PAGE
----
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Court Yard Hounds Sing Out About Gay Rights

Some of the most notoriously outspoken ladies of Country Music are none other than Natalie Maines, Emily Robinson and Martie Maguire from the Dixie Chicks. Now, with the formation of Robinson and Maguire’s duo, Court Yard Hounds, the girls have a new platform to speak from. Their newest song, "Ain’t No Son,"’ was written upon the reflection of a film that left Robinson looking for a bone to pick.
"We wrote it after Emily had watched a documentary about families who throw their young boys out of the house when they find out they're gay," Maguire said to the Star Observer, an Australian newspaper. "She was really disturbed by that mentality. She doesn't like having to sing it from the father's perspective, because she really has to become that person when she's singing it.”
The Dixie Chicks made headlines nation wide in 2003 after Natalie Maines’ comment about President-at-the-time George W. Bush. The avalanche that followed lead the Chicks to be stripped from their position as America’s sweethearts, resulting in plummeting record sales and radio success. It is because of that moment, Maguire said, that she can fearlessly sing about gay rights.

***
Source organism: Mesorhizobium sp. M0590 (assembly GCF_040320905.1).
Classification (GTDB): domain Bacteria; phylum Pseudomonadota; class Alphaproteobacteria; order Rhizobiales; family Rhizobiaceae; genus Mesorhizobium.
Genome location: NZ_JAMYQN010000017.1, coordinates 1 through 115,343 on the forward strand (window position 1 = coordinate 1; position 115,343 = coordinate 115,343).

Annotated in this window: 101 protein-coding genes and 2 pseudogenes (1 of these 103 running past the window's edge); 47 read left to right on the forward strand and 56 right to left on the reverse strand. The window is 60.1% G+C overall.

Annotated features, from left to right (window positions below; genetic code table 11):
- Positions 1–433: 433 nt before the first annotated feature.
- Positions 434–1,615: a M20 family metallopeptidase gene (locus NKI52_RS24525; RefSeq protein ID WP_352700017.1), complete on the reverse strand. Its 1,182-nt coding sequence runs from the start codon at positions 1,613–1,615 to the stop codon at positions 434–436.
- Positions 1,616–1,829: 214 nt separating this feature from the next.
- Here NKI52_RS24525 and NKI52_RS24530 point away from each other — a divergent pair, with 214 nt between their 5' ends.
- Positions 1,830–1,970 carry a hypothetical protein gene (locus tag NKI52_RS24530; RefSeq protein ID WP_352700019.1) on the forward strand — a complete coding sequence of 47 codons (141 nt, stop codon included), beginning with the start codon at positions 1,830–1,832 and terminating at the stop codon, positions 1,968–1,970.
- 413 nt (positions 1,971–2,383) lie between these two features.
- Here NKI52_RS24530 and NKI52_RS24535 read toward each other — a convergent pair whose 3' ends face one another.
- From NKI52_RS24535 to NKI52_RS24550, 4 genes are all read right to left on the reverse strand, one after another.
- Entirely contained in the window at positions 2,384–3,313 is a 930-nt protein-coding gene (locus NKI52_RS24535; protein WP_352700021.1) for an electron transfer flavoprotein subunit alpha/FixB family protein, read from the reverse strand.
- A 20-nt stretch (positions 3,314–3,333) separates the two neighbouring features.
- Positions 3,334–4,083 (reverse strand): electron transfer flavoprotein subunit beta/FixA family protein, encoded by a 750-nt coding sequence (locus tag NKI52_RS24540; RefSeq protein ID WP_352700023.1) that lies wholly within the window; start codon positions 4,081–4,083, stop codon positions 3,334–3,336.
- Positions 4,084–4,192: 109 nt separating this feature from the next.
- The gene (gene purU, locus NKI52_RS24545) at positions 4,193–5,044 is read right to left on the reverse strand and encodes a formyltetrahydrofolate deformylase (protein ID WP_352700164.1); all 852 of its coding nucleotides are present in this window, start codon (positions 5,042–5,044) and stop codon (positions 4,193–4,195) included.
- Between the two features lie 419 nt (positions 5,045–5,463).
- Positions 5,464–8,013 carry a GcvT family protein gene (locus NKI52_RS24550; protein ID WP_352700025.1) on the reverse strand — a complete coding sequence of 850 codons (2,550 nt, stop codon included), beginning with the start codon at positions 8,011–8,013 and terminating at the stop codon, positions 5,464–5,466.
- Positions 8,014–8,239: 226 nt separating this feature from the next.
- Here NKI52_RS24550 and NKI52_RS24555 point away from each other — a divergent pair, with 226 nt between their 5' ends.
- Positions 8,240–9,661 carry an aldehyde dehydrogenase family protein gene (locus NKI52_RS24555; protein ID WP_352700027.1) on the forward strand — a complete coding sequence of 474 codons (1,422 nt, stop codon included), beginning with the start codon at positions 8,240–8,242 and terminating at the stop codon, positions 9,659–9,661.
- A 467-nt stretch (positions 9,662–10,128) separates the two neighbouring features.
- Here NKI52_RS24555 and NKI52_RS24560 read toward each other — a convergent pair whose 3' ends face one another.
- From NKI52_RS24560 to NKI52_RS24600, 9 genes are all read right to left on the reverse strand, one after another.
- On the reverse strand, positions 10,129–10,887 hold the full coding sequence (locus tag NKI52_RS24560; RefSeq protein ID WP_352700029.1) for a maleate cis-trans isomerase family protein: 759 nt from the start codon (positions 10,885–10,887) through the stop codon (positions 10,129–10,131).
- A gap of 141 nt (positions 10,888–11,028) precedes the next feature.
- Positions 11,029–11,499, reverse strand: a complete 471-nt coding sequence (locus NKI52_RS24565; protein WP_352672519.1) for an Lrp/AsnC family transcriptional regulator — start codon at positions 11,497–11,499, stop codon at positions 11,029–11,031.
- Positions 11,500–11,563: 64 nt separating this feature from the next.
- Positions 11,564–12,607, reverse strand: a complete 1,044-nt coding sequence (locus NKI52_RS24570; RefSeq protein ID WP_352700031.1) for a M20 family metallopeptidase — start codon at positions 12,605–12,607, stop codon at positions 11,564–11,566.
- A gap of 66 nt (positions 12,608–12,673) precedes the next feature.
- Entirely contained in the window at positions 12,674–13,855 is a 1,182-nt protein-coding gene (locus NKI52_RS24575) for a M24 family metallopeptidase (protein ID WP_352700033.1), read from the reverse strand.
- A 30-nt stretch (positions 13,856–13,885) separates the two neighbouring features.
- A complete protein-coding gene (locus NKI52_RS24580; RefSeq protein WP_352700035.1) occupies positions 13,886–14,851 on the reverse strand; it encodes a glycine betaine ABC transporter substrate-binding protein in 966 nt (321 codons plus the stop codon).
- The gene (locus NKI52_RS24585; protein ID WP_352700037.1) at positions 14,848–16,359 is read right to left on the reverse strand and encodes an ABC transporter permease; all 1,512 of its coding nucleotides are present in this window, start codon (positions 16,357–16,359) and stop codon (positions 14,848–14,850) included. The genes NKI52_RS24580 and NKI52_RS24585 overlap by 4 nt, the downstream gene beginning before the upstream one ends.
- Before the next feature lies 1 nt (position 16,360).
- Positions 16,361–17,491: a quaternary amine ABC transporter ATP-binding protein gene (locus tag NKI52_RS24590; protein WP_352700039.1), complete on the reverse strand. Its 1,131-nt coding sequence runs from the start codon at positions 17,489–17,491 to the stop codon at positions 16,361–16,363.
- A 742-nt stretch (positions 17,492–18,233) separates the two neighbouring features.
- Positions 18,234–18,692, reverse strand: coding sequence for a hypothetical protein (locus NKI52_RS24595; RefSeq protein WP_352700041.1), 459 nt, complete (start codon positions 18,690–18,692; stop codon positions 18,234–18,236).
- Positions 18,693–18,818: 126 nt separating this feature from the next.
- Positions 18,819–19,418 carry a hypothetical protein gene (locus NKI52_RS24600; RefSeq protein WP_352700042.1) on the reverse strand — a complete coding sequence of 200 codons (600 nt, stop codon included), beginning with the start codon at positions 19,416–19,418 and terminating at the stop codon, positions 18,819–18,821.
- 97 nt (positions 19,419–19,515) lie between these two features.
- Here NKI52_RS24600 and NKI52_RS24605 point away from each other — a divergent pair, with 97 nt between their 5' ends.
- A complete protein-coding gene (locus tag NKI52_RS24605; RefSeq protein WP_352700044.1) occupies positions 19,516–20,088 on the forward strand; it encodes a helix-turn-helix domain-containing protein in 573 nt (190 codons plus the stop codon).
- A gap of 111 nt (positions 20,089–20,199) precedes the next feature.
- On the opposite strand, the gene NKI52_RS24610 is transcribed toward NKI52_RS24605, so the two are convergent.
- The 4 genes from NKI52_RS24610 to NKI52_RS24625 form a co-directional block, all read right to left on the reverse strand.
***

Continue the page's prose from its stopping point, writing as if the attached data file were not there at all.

"I didn't realize how polarized an industry like music can be," Maguire said. "We grew up in the South, but in a very liberal household -- both our parents are from the Northeast. I was just oblivious to the fact that the Country scene was socially backward and politically opposite of everything I am."
"Ain't No Son" is intended to bring awareness to listeners about prejudicial mindsets and how dangerous they can be, which is showcased in the lyrics: “You ain't no son of mine / Forget it girls, there ain't no use in tryin'.” However, the heart and soul of the song is evoked from the heavily emotion-based a capella intro, told from the point of view of the gay son of the homophobic father. "I got something to say / I'm scared and so afraid / Can you take me as I am? / Come what may, our blood is all the same / I'm still your little man."
The Court Yard Hound duo has made it clear that their self-titled debut CD is separate from the work of the Dixie Chicks. The tracks featured on the Court Yard Hounds album “were very personal to Emily when she wrote them," Maguire told The Boot, "so we felt like that in itself -- even though we all three wrote for the Chicks album -- this time it was kind of Emily's meditative writing on her own and singing her own songs and telling her own stories. That was a strong way to start with a totally different sound."
The Court Yard Hounds will perform several songs from their debut album at London’s esteemed Union Chapel in November. Their debut CD is now available everywhere.